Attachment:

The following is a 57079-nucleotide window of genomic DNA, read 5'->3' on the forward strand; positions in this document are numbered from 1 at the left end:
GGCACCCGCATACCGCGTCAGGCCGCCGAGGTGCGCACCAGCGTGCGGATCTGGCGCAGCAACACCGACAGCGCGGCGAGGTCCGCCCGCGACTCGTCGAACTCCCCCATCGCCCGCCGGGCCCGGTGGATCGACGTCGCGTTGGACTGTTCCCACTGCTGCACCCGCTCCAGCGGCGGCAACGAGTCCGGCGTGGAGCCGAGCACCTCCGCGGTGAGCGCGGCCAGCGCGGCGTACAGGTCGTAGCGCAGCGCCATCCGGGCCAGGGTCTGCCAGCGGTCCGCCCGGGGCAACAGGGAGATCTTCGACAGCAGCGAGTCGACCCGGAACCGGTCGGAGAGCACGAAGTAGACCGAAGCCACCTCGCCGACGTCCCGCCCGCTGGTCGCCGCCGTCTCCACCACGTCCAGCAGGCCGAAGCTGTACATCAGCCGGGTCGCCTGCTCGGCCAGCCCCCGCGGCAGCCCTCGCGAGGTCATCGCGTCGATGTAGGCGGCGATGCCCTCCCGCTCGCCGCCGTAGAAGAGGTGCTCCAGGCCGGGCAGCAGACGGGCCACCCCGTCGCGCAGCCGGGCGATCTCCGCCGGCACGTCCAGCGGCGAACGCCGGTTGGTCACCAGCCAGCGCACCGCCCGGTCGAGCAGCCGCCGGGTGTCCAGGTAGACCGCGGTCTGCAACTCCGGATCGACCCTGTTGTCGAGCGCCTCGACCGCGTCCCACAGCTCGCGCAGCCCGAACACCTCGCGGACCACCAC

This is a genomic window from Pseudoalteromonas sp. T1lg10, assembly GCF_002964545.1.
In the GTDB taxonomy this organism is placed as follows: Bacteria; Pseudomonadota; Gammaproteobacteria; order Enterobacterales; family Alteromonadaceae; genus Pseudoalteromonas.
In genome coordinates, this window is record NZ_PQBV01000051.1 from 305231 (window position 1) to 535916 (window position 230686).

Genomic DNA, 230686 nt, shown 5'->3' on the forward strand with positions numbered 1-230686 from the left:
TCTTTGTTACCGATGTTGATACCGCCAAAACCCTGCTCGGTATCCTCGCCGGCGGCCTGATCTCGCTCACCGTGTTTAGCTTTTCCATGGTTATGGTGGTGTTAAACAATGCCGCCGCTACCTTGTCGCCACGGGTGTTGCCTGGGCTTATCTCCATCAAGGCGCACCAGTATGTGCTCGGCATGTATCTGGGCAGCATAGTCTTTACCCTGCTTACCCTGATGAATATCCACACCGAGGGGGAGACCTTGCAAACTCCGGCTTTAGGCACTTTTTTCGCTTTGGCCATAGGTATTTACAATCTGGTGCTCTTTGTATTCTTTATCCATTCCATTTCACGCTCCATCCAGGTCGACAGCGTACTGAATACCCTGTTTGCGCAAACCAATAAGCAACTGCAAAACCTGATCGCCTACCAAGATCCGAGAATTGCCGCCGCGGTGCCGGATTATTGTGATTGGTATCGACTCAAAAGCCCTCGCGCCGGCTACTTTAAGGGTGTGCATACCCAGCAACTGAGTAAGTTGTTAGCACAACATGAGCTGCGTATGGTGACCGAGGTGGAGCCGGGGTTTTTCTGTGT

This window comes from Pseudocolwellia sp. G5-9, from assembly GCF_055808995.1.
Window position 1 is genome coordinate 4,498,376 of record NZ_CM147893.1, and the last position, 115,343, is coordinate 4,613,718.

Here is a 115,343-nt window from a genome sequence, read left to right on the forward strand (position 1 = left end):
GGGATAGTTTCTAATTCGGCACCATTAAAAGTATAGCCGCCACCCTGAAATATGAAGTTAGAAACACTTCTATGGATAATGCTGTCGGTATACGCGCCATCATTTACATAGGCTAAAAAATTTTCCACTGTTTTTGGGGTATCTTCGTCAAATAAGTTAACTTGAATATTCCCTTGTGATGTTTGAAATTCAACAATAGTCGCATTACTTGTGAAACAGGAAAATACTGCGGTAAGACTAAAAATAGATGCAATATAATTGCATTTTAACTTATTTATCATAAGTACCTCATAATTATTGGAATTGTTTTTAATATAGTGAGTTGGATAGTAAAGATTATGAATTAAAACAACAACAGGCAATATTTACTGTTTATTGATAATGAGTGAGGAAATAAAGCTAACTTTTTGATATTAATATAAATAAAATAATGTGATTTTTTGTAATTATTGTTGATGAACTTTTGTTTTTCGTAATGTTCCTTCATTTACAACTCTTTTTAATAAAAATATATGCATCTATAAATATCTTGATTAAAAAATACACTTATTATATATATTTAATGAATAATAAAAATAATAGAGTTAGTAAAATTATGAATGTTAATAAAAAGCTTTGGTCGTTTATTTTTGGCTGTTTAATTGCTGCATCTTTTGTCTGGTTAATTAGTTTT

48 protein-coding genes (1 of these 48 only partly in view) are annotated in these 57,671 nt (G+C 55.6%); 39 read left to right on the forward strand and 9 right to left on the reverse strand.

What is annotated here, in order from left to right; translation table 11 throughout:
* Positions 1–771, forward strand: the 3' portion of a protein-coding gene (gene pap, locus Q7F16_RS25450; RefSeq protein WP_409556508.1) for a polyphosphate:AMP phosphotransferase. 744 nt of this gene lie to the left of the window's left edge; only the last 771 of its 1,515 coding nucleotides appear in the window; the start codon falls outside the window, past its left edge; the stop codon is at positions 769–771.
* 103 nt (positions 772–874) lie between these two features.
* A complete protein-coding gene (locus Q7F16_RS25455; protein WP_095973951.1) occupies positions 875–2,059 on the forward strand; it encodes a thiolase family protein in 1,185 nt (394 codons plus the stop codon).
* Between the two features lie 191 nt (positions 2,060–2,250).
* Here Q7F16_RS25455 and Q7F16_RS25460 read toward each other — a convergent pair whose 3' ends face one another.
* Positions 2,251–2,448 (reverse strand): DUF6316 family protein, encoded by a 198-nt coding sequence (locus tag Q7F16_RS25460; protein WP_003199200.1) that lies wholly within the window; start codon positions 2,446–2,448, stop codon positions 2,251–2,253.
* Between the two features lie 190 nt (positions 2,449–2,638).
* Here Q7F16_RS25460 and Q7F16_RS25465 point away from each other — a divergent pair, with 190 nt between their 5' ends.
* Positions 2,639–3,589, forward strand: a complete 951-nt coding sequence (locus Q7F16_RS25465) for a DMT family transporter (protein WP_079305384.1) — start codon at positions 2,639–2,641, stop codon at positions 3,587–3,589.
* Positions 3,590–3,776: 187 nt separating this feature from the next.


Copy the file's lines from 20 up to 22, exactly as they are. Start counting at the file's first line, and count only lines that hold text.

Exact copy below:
* Between the two features lie 190 nt (positions 2,449–2,638).
* Here Q7F16_RS25460 and Q7F16_RS25465 point away from each other — a divergent pair, with 190 nt between their 5' ends.
* Positions 2,639–3,589, forward strand: a complete 951-nt coding sequence (locus Q7F16_RS25465) for a DMT family transporter (protein WP_079305384.1) — start codon at positions 2,639–2,641, stop codon at positions 3,587–3,589.